In newborns, a bright halogen light may be used to transilluminate the chest cavity if there are signs of a collapsed lung or air around the heart. (Transillumination through the chest is only possible on small newborns.)
In general, transillumination is not an accurate enough test to rely on. Further tests, such as an x-ray, CT, or ultrasound, are needed to confirm the diagnosis.
Normal findings depend on the area being evaluated and the normal tissue of that area.
What Abnormal Results Mean
Areas filled with abnormal air or fluid light up when they should not. For example, in a darkened room, the head of a newborn with possible hydrocephalus will light up when this procedure is done.
When done on the breast:
Internal areas will be dark to black if there is a lesion and bleeding has occurred (because blood does not transilluminate).
Katz VL, Dotters D. Breast diseases: diagnosis and treatment of benign and malignant disease. In: Lentz GM, Lobo RA, Gershenson DM, Katz VL, eds. Comprehensive Gynecology. 6th ed. Philadelphia, PA: Elsevier Mosby; 2012:chap 15.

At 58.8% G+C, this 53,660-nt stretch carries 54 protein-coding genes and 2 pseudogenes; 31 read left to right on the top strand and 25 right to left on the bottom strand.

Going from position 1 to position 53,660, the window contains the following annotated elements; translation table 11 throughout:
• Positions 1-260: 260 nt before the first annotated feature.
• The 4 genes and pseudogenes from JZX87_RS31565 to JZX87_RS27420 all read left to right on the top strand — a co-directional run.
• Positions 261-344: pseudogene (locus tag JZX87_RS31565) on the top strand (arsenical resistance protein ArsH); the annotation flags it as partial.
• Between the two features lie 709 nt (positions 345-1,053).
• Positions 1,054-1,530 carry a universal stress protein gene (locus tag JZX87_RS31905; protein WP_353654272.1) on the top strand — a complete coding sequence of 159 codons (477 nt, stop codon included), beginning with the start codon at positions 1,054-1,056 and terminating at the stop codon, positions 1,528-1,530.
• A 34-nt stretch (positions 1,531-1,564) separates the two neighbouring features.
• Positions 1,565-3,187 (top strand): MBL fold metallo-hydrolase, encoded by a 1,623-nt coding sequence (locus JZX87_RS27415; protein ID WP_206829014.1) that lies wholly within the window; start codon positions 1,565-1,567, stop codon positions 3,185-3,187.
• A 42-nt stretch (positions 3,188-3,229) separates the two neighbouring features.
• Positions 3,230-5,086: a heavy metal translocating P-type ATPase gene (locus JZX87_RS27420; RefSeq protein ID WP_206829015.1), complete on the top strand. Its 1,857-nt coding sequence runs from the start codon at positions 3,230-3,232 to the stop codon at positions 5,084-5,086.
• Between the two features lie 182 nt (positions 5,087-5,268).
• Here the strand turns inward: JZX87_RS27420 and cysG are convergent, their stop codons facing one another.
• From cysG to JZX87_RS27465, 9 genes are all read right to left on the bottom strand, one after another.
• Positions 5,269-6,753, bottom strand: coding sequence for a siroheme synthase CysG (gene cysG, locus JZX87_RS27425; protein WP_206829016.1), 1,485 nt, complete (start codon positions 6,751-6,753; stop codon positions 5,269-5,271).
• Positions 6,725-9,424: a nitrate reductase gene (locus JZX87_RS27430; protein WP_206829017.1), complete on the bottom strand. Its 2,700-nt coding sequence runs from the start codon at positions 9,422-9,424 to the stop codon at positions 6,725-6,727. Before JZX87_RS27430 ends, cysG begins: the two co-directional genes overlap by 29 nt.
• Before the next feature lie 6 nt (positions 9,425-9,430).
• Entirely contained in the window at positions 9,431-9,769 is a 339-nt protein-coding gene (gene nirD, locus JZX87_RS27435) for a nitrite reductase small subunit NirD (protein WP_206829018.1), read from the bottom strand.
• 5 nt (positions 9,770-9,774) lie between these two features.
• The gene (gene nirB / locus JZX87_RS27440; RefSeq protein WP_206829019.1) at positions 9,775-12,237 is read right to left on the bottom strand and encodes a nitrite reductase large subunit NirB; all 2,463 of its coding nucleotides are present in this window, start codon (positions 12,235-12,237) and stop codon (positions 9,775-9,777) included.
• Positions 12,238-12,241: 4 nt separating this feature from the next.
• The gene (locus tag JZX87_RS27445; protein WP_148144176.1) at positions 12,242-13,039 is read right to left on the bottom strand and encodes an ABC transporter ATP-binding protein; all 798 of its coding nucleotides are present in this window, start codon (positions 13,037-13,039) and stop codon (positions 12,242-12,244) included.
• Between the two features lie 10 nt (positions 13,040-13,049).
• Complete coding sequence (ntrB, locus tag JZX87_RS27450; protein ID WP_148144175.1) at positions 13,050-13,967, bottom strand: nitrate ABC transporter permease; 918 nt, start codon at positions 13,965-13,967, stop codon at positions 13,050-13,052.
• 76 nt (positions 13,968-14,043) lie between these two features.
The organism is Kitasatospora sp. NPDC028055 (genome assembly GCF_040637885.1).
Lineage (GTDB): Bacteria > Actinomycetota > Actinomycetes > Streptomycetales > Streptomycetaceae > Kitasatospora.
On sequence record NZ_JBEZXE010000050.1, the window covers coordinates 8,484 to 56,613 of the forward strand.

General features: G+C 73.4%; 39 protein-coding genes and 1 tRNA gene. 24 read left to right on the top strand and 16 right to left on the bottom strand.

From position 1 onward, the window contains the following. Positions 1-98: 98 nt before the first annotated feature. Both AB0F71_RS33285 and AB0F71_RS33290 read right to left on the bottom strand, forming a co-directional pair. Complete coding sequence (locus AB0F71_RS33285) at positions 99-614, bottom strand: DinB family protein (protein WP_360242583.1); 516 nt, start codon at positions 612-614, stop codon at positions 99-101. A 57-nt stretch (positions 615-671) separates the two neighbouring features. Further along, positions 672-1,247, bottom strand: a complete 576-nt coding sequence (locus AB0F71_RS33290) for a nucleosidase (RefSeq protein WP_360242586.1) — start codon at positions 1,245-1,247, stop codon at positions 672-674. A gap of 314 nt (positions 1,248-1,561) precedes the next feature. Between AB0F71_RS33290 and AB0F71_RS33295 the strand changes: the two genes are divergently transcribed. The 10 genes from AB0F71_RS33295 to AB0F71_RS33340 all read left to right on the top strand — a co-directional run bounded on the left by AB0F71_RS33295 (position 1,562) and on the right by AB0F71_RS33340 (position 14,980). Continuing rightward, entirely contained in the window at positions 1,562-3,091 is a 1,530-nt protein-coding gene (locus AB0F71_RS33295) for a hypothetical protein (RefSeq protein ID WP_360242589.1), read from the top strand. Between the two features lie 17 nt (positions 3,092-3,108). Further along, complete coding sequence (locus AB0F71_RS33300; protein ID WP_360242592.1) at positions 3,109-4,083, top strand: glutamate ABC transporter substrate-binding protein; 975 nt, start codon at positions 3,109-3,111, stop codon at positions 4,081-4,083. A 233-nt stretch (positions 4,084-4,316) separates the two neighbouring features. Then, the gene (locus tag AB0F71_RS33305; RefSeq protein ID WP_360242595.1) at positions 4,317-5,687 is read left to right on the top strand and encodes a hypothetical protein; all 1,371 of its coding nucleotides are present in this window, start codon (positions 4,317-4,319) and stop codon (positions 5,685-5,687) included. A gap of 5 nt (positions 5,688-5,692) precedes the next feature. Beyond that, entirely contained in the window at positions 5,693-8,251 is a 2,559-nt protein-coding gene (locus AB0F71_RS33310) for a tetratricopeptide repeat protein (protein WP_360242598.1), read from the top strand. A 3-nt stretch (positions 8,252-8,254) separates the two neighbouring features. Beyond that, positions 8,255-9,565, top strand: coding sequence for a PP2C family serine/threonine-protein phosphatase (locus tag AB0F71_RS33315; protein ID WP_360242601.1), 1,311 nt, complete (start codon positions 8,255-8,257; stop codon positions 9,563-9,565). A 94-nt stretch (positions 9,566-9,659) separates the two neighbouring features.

Lissauer T. Physical examination of the newborn. In: Martin RJ, Fanaroff AA, Walsh MC. Fanaroff and Martin's Neonatal-Perinatal Medicine Diseases of the Fetus and Infant. 10th ed. Philadelphia, PA: Elsevier Saunders; 2015:chap 29.
Subodh K. Lal, MD, gastroenterologist at Gastrointestinal Specialists of Georgia, Austell, GA. Review provided by VeriMed Healthcare Network. Also reviewed by David Zieve, MD, MHA, Isla Ogilvie, PhD, and the A.D.A.M. Editorial team.